A Requiem Mass was held for Sally on January 20, 2017 at Trinity Episcopal Church in St. Augustine, Florida.  Her favorite hymns were sung and there was “weeping and gnashing of teeth”, for Sally felt that death was a solemn occasion and was to be a respected transition. Her funeral was just the way she wanted it.

Other gatherings honoring Sally’s life will be held in both California and Washington in August of this year.  Donations in her honor may be sent to the Dining With Dignity fund of Trinity Episcopal Church (215 St. George St., St. Augustine, Florida 32084), a program which feeds the homeless.

Sally was famous for leaving her own parties early, often quoting Martha Washington: “The General always retires at nine, and I usually precede him.”   Rather than throw her guests out, however, Sally would retire to her bed, leaving the bedroom door open,  listening to the “rah hah ing” of friends and family.

Although once again Sally has left her own party early, today she can be found in Jesus’ kitchen, serving up a feast. Even on Ash Wednesday. Sally was secure in the knowledge she was beloved and had lived a life worthy of many blessings, her eternal heart filled with utter peace, praise, and thanksgiving. “Rejoice in the Lord always; again I will say, Rejoice.” Philippians 4:4.  She’s still listening in.

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24 Comments

Filed under Life

24 responses to “In Memoriam

  1. Janet Daly

    Wonderful

  2. moodringmama

    Fabulous, Sister! She would have approved and been bemused.

  3. MrsNATO

    Amazing! I can truly hear you speak every single word. XOXO

  4. A beautiful portrait; I hope the writing of it has brought you comfort.

  5. Kirk Cohune

    Thanks MK. That reflected the Sally I knew well and miss. I’ll look forward to seeing you all this summer to reminisce…love Kirk

  6. Sue Hopper

    A beautiful tribute and memorial to a woman of God. She is missed.

  7. Jill Heflin

    I will so miss this talented and lovely lady–to know her was to love her Jill 602

  8. Lkdowns@canby.com

    Mary Katherine, This was such a thoughtful, beautifully written piece. I’m so sorry for your unexpected loss. I did not know your mom so I especially appreciate your sharing. Your family is blessed to have had such a strong example in so many ways! She sounds like quite a remarkable lady! Funny how our minds work, I still think of you and your beautiful, big smile from when we were back in high school. I’m sure it hasn’t changed much! Sending prayers of comfort and a big ol long distance hug your way!❤️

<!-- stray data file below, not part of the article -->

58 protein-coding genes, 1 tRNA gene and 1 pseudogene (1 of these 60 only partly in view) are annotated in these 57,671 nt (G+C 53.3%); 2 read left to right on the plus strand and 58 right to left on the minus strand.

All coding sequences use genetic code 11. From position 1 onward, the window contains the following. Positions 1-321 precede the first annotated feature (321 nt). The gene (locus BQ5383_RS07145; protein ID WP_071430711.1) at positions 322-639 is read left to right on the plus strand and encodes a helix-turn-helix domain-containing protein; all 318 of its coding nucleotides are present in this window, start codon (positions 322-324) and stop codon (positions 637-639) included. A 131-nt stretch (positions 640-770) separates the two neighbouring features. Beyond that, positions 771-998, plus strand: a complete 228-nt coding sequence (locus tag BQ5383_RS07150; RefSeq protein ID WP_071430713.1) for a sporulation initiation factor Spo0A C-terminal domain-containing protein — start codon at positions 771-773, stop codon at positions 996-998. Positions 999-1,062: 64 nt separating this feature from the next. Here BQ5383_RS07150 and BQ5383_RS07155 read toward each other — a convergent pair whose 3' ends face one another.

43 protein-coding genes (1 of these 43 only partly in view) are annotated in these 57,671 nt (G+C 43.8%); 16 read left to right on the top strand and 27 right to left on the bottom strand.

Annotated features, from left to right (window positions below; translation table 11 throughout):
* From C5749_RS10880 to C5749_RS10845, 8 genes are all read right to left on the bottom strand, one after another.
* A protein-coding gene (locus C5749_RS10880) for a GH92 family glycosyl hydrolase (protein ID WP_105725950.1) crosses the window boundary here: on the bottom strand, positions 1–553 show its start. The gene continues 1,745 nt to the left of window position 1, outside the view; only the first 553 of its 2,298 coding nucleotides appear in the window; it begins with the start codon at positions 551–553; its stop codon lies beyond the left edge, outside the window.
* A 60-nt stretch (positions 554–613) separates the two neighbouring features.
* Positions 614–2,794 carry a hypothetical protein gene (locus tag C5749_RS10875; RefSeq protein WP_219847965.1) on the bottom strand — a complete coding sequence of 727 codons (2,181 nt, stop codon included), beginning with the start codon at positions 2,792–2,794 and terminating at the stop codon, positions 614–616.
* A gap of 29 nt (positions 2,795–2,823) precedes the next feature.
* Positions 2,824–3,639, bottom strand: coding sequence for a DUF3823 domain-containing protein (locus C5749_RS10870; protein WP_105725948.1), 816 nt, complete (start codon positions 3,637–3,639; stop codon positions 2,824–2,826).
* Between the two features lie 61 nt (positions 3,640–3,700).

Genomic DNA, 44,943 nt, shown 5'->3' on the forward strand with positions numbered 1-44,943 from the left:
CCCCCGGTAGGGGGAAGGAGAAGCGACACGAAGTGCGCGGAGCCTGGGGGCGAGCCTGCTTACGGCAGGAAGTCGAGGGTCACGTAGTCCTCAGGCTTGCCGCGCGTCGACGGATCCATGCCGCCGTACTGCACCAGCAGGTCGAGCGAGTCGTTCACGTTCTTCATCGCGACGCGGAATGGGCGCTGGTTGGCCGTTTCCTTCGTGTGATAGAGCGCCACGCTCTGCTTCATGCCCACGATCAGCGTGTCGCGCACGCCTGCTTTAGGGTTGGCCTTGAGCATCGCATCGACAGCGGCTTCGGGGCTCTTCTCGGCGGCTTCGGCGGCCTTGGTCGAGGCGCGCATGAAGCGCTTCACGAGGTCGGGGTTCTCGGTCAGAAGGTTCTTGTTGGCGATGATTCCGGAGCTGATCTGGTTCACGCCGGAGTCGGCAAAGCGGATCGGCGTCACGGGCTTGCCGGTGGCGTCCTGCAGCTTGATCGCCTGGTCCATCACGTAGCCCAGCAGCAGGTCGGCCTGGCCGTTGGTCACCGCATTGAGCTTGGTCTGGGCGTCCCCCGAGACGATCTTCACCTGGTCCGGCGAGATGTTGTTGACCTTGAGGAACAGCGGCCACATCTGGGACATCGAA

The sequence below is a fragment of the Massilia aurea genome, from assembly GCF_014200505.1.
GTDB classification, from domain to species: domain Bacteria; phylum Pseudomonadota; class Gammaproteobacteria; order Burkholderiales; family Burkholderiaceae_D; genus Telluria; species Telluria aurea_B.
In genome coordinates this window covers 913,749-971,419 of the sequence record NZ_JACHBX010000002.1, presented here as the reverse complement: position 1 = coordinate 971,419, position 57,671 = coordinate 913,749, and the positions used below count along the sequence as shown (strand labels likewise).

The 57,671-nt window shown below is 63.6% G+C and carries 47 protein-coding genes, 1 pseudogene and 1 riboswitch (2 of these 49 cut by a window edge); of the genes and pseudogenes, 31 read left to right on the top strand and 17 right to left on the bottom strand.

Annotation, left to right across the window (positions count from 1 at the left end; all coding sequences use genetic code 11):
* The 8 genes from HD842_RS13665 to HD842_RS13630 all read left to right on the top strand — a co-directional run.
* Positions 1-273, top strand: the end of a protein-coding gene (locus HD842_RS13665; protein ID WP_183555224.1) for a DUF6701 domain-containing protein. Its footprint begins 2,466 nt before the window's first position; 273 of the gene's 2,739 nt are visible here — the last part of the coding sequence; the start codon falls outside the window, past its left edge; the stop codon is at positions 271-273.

Kristin Sent from my iPad

    >

  9. Bette Anne Smith

    Amazing what a little patience will turn up! Thanks MK, I know her now. Really know her quite a bit. This is a great piece. XOXO BA

    • Dearest BA,
      You did it!!!! So glad you got to meet Sally in Columbus. She loved meeting you and Frank and was glad you were there for me as you are for so many others. XOXO

  10. Flaky Friend

    Sally was awesome and this, this was a perfect was to honor her. XOXO
    Flaky Friend

  11. Winnie

    Every day I wish my friend had stayed longer at the party. I’m fervently hoping that the door to wherever she is has been left open so that she can hear us missing her. I will hang up now without saying goodbye because I can’t. But I will not forget to say I love her and hers every day and to remember how fortunate I am to have known her. Thank you, Mary-Katherine, for your wonderful portrait of an amazing woman.

    • Oh, Winnie. Thanks for your beautiful words. I am pretty sure Sally is listening in. She loved you!!!! When I think of the Great Ocala Hurricane Adventure it makes me laugh so hard inside – a God Wink of massive proportions.

  12. Had to read this one again, Other Mother. Would you please finally get a publisher?

  13. raftbuddy

    Late to this Sally party and so happy that you are posting again. I will catch up on all of them in one fell swoop today. It was such a beautiful tribute to your mom, funny and dear- and I know she would be so tickled and touched by your masterful words that strike just the right chord.